1. Not finding help here? Sign up for a free 30min tutor trial with Chegg Tutors
    Dismiss Notice
Dismiss Notice
Join Physics Forums Today!
The friendliest, high quality science and math community on the planet! Everyone who loves science is here!

New to induction, stuck on a proof and i need some help

  1. Jun 7, 2005 #1
    I am trying to prove that 3 divides [tex]n^3~-7n+3[/tex] for all integers n greater than or equal to 0.

    I have gotten to this point:
    Where I try to show that is true for k+1. I have been scribbling on scrap paper trying to figure it out. I've expanded the expression countless times no avail.
    Could someone give me a hint?
  2. jcsd
  3. Jun 7, 2005 #2


    User Avatar
    Staff Emeritus
    Science Advisor

    How about multiplying out (k+1)3- 7(k+1)+ 3?
    Part of it, of course, will be k3-7k+ 3 which you know, by the "induction hypothesis", is divisible by 3: k3- 7k+ 3= 3n for some integer n. What is the rest? Can you factor a "3" out of it?
  4. Jun 7, 2005 #3
    Consider n^3-7n+3= n^3-n-6n+3=n(n^2-1)-3(2n-1)=(n-1)n(n+1)-3(2n-1). You just need to prove (by induction) that the product of three consecutive integers ((n-1)n(n+1)) is always divisible by 3 since 3(2n-1) is divisible by 3.
  5. Jun 8, 2005 #4
    Ahhh, I didn't notice that when I was expanding out. The k's threw me off :(
    Question: You expanded -7(k+1). Where is the -7?

    The equation within the brackets is divisible by 3, but -7 is not. I really like this approach because this is more of how I would try to solve the problem. The -7 doesn't make sense though. Maybe I missed something in your explanation.

    Thanks for the help.

    Awesome. This makes sense. I wonder how you are able to see these things right away. Must take a lot of practice to be able to play around with terms that easily. I'll probably give this one a shot, I just feel like I didn't do any work :( Thanks for the help though. :D
  6. Jun 8, 2005 #5


    User Avatar
    Staff Emeritus
    Science Advisor
    Gold Member

    Recheck that. The part within brackets is not divisible by 3. You must multiply out the cubic term and keep only the k^3 part within the brackets. The rest go outside, by the "-7".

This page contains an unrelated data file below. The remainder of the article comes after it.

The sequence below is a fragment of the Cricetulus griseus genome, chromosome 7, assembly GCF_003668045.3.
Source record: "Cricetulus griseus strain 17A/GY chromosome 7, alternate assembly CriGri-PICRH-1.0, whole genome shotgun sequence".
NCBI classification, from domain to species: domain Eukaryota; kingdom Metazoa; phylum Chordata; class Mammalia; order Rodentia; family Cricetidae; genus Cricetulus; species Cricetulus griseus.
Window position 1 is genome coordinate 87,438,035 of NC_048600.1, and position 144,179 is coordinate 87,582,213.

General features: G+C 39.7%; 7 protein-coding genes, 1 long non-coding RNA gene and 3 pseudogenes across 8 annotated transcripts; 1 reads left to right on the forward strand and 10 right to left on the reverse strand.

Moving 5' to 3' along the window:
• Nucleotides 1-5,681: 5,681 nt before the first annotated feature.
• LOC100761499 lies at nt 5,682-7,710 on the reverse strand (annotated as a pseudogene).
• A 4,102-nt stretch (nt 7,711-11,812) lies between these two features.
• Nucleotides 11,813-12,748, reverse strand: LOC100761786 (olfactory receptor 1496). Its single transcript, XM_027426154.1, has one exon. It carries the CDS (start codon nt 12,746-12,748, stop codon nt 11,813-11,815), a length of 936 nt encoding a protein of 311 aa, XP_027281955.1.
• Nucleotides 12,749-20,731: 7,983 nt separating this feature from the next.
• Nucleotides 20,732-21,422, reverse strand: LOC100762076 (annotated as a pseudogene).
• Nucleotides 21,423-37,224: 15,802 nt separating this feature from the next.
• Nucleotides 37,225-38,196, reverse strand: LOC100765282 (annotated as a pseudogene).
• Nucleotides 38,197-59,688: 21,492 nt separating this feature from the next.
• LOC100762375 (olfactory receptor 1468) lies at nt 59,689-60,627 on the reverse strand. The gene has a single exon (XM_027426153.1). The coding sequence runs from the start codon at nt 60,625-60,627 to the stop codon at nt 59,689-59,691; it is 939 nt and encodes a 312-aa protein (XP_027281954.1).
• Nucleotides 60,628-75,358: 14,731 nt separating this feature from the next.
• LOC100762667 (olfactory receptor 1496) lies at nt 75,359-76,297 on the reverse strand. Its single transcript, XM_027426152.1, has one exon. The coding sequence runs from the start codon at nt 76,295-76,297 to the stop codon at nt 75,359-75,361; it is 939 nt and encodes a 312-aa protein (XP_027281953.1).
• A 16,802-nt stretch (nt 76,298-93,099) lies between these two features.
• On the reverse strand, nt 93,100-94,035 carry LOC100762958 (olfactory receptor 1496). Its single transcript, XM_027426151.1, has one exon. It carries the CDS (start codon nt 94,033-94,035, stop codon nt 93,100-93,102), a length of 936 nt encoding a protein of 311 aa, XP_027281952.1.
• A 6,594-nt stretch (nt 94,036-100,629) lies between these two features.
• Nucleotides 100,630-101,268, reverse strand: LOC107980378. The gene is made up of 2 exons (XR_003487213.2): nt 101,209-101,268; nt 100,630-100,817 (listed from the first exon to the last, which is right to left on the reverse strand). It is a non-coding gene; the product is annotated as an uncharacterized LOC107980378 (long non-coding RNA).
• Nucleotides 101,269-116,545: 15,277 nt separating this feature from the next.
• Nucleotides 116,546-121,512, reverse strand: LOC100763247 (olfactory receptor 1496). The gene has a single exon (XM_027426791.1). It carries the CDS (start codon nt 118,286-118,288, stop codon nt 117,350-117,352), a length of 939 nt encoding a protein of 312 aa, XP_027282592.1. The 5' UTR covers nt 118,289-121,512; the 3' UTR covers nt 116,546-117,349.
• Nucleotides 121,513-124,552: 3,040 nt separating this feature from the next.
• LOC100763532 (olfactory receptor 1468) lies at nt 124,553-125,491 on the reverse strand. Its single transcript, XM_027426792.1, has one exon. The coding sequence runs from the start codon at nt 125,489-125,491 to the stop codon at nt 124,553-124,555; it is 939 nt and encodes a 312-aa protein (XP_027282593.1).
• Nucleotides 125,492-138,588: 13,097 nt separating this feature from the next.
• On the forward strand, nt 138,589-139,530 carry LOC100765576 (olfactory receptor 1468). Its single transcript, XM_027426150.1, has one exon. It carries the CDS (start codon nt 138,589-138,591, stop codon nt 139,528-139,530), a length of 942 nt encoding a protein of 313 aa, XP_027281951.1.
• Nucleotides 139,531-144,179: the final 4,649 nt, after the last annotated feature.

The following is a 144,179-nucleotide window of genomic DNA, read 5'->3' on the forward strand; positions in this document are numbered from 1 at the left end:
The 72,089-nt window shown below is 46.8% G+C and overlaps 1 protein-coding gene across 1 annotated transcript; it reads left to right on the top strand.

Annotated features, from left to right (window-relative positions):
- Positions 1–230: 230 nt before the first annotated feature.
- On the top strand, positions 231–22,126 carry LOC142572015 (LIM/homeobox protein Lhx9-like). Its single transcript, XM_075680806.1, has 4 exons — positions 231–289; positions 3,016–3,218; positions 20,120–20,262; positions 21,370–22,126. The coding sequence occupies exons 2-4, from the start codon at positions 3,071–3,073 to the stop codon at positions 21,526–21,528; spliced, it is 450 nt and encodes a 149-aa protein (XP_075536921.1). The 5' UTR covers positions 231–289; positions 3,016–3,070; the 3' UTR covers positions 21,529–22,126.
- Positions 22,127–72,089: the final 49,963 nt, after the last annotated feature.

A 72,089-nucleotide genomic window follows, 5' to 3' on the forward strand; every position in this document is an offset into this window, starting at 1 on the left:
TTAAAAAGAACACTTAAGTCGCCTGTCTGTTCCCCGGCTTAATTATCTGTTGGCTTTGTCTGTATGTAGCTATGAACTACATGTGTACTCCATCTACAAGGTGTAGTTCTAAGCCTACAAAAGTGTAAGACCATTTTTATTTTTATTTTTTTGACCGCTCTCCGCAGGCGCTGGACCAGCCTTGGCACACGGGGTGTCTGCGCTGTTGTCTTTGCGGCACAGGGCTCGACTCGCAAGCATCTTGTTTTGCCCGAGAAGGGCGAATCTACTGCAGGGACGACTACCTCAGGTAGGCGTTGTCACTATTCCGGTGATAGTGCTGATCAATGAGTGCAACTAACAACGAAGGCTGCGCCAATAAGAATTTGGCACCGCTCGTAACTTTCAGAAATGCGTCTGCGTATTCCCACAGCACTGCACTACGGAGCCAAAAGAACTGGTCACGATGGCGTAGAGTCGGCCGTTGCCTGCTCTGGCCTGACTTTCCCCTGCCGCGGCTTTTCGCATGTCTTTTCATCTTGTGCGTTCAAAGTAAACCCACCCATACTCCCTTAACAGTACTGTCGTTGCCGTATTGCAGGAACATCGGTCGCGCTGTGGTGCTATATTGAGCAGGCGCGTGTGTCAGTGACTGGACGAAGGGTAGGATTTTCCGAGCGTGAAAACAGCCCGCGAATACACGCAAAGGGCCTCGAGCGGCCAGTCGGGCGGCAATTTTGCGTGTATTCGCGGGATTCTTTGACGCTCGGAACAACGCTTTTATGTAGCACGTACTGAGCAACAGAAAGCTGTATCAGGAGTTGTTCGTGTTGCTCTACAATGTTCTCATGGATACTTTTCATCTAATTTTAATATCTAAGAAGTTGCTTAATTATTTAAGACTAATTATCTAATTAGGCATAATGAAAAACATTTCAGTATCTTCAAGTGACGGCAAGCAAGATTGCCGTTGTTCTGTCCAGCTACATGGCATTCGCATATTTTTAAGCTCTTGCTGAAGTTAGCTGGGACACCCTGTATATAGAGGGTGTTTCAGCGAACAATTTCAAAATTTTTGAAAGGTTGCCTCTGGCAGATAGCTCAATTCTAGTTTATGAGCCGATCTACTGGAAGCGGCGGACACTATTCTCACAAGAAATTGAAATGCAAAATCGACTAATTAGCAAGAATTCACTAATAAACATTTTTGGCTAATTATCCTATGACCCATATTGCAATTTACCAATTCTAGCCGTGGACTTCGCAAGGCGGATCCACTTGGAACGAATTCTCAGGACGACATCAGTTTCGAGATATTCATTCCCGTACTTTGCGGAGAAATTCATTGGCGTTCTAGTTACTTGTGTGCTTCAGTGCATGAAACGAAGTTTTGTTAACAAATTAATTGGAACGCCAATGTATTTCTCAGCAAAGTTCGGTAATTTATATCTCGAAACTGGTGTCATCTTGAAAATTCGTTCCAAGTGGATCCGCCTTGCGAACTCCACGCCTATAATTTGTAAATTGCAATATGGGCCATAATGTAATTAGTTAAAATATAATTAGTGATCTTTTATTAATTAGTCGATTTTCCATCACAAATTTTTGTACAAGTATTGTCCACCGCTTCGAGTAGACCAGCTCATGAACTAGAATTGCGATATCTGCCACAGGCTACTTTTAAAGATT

7. Jun 8, 2005 #6
    Isn't it though? By the induction hypothesis I am assuming that P(n) is true, that is 3 divides n3-7k+3 where n is just k+1.
  8. Jun 8, 2005 #7
    Whoops, ignore my previous post. :D
  9. Jun 19, 2005 #8


    User Avatar

    I have an easy prove for you, but is not quite sure if I'm making an illegal conclusion (I have not learned about induction yet). Take a look:

    First I asume that 3|(n^3 - 7n + 3) is true. Then I try to prove that 3|((n+1)^3 - 7(n+1) + 3) is also true...

    I do this by expanding the expresion to:
    n^3 + 3n^2 + 3n + 1 - 7n - 7 + 3

    And move the terms around:
    (n^3 - 7n + 3) + (3n^2 + 3n + 1 - 7)

    And at last simplify it:
    (n^3 - 7n + 3) + (3n^2 + 3n - 6)
    (n^3 - 7n + 3) + 3*(n^2 + n - 2)

    Since 3*(n^2 + n - 2) is divisible with 3, I have proven that if 3|(n^3 - 7n + 3) is true, then 3|((n+1)^3 - 7(n+1) + 3) is also true! I guess that is what induction is all about?
  10. Jun 28, 2005 #9
    if n^3-7n+3 is divisible by 3 then isnt
    n^3-7n is divisible by 3?

    n^3-7n= n(n^2-7)
    if n is not divisible by 3, then n^2-7 must. when 3 is in, n^2-7 is never divisible by 3, always a remainder of 2. n^2-7= n^2-4-3

    (n-2)(n+2)-3 must be divisible by 3 when n is not divisible by 3.
    the three at the end cancels because we know that if k is divisible by 3, then so is k-3.
    (n-2)(n+2) must be divisible by 3.
    If n has a remainder of 1, like 4, then n+2 must be divisible by 3. If n has a remainder of 2, then (n-2) must be divisible by 3. And the maximum remainder you could possibly have is 2.
    Last edited: Jun 28, 2005
Know someone interested in this topic? Share this thread via Reddit, Google+, Twitter, or Facebook

Have something to add?

Similar Discussions: New to induction, stuck on a proof and i need some help